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Active Wheel system is still years away from commercialization says MichelinEnlarge Photo
Michelin’s Active Wheel technology has been around for the past couple of years but actual applications of the electronic powertrain and handling management system are still hard to come by. Over the years the technology has been showcased in a number of concepts, and at this week’s Paris Motor Show Michelin unveiled the latest generation of its innovative design in the new Volage electric roadster concept
from Monaco’s Venturi.
The Active Wheel is essentially a standard wheel that houses a pair of electric motors. One of the motors spins the wheel and transmits power to the ground, while the other acts as an active suspension system to improve comfort, handling and stability. The system is designed for battery or fuel-cell powered electric vehicles, and the technology is such that a vehicle equipped with it will no longer need any gearbox, clutch, transmission shaft, universal joint or anti-roll bar.
Active Wheel’s compact drive motor and integrated suspension system has also enabled designers to fit a standard brake disc between the motors, which means the braking, drive and suspension components are all fitted within the single wheel.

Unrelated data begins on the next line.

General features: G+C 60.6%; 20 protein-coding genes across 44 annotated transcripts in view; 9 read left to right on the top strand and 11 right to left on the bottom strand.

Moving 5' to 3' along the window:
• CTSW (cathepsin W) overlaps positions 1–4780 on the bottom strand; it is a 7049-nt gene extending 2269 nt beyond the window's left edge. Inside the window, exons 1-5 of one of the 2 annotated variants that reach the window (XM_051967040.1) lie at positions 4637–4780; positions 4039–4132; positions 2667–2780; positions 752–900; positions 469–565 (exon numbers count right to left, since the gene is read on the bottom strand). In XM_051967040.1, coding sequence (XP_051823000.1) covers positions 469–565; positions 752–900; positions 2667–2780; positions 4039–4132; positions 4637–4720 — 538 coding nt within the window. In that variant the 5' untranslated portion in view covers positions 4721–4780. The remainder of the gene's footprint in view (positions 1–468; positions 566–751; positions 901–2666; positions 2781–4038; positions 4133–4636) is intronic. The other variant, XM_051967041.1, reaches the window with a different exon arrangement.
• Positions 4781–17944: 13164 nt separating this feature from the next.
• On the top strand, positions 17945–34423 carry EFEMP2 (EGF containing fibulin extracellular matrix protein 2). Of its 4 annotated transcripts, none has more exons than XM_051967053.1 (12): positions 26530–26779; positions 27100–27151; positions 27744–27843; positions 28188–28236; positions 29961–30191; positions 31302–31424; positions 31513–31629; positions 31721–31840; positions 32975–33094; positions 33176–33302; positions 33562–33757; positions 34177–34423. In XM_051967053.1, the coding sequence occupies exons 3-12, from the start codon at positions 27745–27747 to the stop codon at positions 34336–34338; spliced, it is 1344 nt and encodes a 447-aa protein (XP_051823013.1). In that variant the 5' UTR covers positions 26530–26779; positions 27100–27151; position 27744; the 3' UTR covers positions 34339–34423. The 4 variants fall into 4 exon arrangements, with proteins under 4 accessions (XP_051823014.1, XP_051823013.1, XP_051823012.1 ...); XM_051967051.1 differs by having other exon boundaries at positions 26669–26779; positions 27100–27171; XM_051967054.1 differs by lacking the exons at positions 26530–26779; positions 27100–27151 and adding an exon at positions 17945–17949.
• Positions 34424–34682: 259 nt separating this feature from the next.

Depending on the amount of power or type of usage desired, a given vehicle may feature up to four Active Wheels for AWD traction. The system also allows torque from the motors to be electronically controlled for each individual wheel independently. The results are similar to the effects of an active differential, allowing a vehicle with Active Wheel technology to make much faster turns in poor conditions than traditional shaft-driven vehicles.
For the suspension, an electric motor controls an actuator connected to a damping system with varying levels of firmness. This unique system features extremely fast response time—just 3/1000ths of a second and all pitching and rolling motions are automatically corrected.
One final benefit of Active Wheel technology is the advantages in passive safety. Since there is no need for a traditional engine in the front of the vehicle, this area can now be entirely dedicated to impact absorption.
Michelin first began development on its Active Wheel more than 12 years ago but is yet to announce when the first commercial applications of the technology will be available. Meanwhile, Venturi’s Volage Concept, which utilizes four Active Wheels, has been confirmed for production in 2012, although it’s not clear if the final production version will share the same features as the concept.
2008 Venturi Volage Concept at Paris Motor Show